Australian researchers have developed a high-tech and efficient new system to transport data using atomically-thin semiconductors.

Researchers at the Australian National University (ANU) say their breakthrough could one day help power next-gen computers and smartphones.

They were able to obtain a vastly improved level of energy efficiency by mixing excitons - electrons bound with electron holes - with light in one-atom thin semiconductors, which are around 100,000 times thinner than a sheet of paper.

Tests so far suggest the system requires less electricity to run because it does not give off any heat, meaning no energy is wasted.

They have also been able to demonstrate highly efficient transportation of information carriers - particles which can transport data in computers - using semiconductors at room temperature.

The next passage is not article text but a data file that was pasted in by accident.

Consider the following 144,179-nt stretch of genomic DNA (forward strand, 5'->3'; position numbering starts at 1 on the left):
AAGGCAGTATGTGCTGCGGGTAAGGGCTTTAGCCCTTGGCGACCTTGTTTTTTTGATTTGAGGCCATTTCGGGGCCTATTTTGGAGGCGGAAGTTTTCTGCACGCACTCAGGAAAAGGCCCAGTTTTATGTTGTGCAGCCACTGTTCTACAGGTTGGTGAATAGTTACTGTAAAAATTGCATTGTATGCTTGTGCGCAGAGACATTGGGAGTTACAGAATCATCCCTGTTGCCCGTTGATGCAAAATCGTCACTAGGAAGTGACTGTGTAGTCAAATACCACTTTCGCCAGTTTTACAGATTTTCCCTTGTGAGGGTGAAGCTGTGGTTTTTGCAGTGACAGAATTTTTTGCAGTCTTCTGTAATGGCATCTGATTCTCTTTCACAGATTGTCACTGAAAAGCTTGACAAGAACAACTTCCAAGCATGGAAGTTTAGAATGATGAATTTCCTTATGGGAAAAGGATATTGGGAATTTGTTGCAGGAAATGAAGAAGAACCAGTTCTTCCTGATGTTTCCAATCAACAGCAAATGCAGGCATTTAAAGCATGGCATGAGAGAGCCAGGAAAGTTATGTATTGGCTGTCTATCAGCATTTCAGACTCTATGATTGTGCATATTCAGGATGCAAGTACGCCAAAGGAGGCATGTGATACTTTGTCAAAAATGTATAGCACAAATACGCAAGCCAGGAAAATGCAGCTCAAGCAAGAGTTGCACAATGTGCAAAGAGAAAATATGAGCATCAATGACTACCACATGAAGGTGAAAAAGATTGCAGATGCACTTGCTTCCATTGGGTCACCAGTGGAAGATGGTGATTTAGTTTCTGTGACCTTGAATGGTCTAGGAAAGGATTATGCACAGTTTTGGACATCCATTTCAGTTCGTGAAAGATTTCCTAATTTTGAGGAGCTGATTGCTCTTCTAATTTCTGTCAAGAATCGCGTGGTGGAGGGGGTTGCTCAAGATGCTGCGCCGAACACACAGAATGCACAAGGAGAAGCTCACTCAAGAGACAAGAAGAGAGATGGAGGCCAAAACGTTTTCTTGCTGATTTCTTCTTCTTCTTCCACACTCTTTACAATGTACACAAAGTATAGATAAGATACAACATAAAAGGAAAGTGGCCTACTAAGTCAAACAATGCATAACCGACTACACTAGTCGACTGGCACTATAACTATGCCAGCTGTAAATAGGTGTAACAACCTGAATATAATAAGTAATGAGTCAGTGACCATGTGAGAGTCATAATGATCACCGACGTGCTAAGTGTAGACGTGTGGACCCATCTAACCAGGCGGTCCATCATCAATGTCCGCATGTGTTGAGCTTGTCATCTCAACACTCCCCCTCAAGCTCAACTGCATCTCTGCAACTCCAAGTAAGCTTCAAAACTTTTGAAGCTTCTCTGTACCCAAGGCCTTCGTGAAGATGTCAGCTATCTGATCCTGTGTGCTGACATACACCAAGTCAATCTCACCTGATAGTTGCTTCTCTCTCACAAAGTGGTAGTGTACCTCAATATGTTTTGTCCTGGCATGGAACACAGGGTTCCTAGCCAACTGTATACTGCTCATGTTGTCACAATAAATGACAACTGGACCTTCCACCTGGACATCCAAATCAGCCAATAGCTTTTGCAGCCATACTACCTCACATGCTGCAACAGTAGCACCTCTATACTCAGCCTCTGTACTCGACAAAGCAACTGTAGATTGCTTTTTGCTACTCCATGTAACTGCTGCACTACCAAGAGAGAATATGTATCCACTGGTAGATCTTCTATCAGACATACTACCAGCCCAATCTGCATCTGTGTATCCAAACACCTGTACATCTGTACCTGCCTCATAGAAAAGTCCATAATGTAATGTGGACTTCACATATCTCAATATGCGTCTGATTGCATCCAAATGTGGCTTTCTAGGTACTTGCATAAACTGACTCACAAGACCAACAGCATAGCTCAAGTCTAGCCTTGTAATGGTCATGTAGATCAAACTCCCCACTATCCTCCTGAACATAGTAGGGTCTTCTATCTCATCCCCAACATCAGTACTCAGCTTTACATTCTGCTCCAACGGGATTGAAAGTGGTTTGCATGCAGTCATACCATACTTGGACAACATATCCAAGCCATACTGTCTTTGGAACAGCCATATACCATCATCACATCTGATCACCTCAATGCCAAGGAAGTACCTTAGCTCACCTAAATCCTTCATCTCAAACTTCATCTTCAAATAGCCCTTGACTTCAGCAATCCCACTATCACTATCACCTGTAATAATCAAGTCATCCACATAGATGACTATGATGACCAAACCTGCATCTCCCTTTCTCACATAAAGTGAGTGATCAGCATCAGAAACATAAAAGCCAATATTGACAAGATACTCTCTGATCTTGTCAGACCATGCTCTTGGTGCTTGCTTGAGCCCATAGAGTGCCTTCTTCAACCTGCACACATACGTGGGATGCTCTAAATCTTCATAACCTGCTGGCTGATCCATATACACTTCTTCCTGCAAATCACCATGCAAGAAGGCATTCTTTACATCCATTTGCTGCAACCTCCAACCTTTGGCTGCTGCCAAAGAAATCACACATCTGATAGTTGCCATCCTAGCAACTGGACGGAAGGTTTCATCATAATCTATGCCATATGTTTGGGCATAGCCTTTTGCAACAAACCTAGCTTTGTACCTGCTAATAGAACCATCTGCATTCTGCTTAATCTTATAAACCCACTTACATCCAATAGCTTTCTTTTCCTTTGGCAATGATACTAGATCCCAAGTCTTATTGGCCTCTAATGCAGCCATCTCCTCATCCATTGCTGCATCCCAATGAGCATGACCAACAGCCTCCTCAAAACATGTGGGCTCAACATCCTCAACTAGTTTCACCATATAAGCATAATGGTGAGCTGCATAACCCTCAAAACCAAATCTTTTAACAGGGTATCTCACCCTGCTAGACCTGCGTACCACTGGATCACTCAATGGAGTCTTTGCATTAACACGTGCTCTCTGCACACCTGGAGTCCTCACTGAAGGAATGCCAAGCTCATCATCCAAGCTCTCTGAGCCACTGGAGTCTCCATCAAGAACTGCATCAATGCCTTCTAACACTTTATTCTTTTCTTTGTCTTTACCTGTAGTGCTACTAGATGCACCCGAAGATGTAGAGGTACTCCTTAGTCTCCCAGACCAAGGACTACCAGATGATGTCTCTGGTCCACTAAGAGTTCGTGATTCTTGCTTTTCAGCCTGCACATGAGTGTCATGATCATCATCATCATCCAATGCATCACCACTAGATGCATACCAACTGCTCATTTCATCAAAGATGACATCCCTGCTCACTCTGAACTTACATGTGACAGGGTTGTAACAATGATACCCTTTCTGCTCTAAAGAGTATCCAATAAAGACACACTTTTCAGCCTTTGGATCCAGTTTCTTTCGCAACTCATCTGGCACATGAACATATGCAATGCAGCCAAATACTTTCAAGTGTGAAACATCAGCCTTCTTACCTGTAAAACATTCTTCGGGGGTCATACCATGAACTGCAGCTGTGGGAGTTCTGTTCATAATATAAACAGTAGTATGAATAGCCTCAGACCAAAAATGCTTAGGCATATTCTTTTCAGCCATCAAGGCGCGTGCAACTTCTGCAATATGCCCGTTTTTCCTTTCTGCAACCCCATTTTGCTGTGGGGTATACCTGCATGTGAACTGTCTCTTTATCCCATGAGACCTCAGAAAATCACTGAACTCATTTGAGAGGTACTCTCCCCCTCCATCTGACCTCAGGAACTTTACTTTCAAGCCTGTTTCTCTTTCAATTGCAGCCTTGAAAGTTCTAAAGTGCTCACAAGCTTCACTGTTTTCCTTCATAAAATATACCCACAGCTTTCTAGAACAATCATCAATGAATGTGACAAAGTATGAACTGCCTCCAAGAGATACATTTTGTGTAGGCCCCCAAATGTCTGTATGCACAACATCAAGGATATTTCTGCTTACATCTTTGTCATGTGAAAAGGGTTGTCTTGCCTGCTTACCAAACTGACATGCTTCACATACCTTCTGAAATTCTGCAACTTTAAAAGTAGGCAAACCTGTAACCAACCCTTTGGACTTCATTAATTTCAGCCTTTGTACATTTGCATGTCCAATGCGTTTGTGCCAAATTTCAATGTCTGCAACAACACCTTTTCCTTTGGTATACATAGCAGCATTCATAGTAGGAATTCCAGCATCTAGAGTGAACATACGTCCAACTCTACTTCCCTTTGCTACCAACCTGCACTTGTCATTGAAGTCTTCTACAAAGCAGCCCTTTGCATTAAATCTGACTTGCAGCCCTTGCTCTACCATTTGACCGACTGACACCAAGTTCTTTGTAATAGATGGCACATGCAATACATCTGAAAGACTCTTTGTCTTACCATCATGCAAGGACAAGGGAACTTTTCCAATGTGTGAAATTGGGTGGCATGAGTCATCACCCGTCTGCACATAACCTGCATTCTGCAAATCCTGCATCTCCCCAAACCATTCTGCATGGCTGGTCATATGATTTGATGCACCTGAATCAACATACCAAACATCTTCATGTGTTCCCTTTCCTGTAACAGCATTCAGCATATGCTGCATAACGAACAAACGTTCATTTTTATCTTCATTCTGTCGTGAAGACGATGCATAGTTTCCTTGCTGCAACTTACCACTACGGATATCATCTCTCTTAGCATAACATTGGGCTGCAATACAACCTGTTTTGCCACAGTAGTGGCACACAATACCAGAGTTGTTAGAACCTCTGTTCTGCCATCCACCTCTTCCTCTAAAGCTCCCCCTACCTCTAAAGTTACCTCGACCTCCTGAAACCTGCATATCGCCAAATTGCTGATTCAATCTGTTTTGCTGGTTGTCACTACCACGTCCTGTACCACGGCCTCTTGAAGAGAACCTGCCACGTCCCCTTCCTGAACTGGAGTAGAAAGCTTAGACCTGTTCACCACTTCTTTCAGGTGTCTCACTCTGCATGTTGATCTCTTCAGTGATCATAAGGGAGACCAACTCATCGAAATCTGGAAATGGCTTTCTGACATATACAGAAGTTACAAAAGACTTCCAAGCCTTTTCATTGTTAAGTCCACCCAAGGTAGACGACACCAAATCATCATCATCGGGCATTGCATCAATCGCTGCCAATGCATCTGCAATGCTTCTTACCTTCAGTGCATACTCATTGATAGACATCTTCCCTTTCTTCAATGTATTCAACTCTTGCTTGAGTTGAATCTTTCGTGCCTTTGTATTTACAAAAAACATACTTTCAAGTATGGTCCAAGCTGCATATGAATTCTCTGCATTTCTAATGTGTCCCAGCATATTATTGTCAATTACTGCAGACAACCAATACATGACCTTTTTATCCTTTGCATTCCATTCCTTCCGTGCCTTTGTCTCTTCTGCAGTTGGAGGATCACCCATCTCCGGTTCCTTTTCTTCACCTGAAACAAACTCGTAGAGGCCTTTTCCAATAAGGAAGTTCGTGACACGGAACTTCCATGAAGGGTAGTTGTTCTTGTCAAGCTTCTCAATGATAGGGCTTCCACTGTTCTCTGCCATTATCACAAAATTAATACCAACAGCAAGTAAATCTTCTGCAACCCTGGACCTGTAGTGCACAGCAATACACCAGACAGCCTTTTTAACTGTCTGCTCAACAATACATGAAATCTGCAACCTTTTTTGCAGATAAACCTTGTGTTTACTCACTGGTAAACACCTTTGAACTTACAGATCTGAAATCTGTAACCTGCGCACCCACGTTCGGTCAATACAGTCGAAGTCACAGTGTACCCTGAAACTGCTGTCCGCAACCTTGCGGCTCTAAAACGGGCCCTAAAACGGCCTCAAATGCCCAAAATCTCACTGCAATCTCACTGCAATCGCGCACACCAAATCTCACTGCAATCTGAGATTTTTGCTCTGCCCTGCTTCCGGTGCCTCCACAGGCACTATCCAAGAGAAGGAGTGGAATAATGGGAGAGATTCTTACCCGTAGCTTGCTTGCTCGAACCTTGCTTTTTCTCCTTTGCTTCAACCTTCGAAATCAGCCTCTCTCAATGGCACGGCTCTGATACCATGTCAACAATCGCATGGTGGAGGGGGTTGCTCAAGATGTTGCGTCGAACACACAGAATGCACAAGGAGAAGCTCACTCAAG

“Computers already use around 10 per cent of all globally available electricity, a number which comes with a massive financial and environmental cost, and is predicted to double every 10 years due to the increasing demand for computing,” says PhD scholar Matthias Wurdack, from the ANU Research School of Physics.

“Estimates show that our computing devices, the internet, data centres and other digital technologies account for at least two per cent of global greenhouse gas emissions, which is similar to aviation pre-COVID.”

Mr Wurdack, who is the lead author of this new research paper, says the new development addresses the heating problem that drives electricity consumption around the world.

“A huge amount of the energy used by computers is wasted because the electricity used to power it heats up the device as it performs its tasks,” he said.